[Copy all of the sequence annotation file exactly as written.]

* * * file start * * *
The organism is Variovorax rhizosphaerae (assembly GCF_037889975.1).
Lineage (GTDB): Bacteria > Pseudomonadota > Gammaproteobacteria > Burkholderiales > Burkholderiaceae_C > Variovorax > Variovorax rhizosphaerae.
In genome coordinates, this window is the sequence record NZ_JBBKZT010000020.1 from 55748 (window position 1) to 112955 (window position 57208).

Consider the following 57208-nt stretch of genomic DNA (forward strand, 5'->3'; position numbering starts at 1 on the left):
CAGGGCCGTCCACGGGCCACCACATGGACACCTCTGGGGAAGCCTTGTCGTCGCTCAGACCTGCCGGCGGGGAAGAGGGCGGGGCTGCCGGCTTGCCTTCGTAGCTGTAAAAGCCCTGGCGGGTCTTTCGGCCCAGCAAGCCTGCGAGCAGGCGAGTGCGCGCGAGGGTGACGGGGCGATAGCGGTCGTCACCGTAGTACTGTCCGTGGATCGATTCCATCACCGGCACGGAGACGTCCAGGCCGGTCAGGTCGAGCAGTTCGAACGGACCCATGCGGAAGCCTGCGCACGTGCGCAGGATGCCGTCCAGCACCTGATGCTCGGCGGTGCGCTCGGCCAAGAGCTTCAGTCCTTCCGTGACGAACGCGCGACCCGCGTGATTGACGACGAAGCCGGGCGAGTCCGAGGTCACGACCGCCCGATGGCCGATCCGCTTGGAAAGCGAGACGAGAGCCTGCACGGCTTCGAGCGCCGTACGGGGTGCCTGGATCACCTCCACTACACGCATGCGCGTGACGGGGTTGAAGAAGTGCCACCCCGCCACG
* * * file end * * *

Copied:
The organism is Variovorax rhizosphaerae (assembly GCF_037889975.1).
Lineage (GTDB): Bacteria > Pseudomonadota > Gammaproteobacteria > Burkholderiales > Burkholderiaceae_C > Variovorax > Variovorax rhizosphaerae.
In genome coordinates, this window is the sequence record NZ_JBBKZT010000020.1 from 55748 (window position 1) to 112955 (window position 57208).

Consider the following 57208-nt stretch of genomic DNA (forward strand, 5'->3'; position numbering starts at 1 on the left):
CAGGGCCGTCCACGGGCCACCACATGGACACCTCTGGGGAAGCCTTGTCGTCGCTCAGACCTGCCGGCGGGGAAGAGGGCGGGGCTGCCGGCTTGCCTTCGTAGCTGTAAAAGCCCTGGCGGGTCTTTCGGCCCAGCAAGCCTGCGAGCAGGCGAGTGCGCGCGAGGGTGACGGGGCGATAGCGGTCGTCACCGTAGTACTGTCCGTGGATCGATTCCATCACCGGCACGGAGACGTCCAGGCCGGTCAGGTCGAGCAGTTCGAACGGACCCATGCGGAAGCCTGCGCACGTGCGCAGGATGCCGTCCAGCACCTGATGCTCGGCGGTGCGCTCGGCCAAGAGCTTCAGTCCTTCCGTGACGAACGCGCGACCCGCGTGATTGACGACGAAGCCGGGCGAGTCCGAGGTCACGACCGCCCGATGGCCGATCCGCTTGGAAAGCGAGACGAGAGCCTGCACGGCTTCGAGCGCCGTACGGGGTGCCTGGATCACCTCCACTACACGCATGCGCGTGACGGGGTTGAAGAAGTGCCACCCCGCCACG